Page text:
12.10. Decks and subdecks

Looking at the interface to findBisect

int findBisect (const Card& card, const vector<Card>& deck,
        int low, int high) {

it might make sense to treat three of the parameters, deck, low and high, as a single parameter that specifies a subdeck.

This kind of thing is quite common, and I sometimes think of it as an abstract parameter. What I mean by abstract, is something that is not literally part of the program text, but which describes the function of the program at a higher level.

For example, when you call a function and pass a vector and the bounds low and high, there is nothing that prevents the called function from accessing parts of the vector that are out of bounds. So you are not literally sending a subset of the deck; you are really sending the whole deck. But as long as the recipient plays by the rules, it makes sense to think of it, abstractly, as a subdeck.

There is one other example of this kind of abstraction that you might have noticed in Section 9.3, when I referred to an “empty” data structure. The reason I put “empty” in quotation marks was to suggest that it is not literally accurate. All variables have values all the time. When you create them, they are given default values. So there is no such thing as an empty object.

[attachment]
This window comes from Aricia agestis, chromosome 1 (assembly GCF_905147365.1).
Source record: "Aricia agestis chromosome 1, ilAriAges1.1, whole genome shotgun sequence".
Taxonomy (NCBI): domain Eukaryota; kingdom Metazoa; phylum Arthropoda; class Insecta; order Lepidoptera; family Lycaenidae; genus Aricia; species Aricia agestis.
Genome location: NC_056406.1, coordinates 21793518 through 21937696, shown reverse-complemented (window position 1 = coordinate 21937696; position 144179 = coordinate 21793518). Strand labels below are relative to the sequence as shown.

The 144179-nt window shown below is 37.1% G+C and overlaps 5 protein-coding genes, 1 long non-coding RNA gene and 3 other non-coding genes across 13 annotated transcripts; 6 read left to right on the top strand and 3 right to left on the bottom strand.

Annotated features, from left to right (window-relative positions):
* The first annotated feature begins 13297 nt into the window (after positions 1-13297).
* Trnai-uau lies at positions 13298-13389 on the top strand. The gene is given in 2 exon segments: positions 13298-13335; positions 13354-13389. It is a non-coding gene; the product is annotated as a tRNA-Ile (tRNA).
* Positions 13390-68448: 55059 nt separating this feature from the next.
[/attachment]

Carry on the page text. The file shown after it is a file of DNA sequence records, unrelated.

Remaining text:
But if the program guarantees that the current value of a variable is never read before it is written, then the current value is irrelevant. Abstractly, it makes sense to think of such a variable as “empty.”

This kind of thinking, in which a program comes to take on meaning beyond what is literally encoded, is a very important part of thinking like a computer scientist. Sometimes, the word “abstract” gets used so often and in so many contexts that it is hard to interpret. Nevertheless, abstraction is a central idea in computer science (as well as many other fields).

A more general definition of “abstraction” is “The process of modeling a complex system with a simplified description in order to suppress unnecessary details while capturing relevant behavior.”

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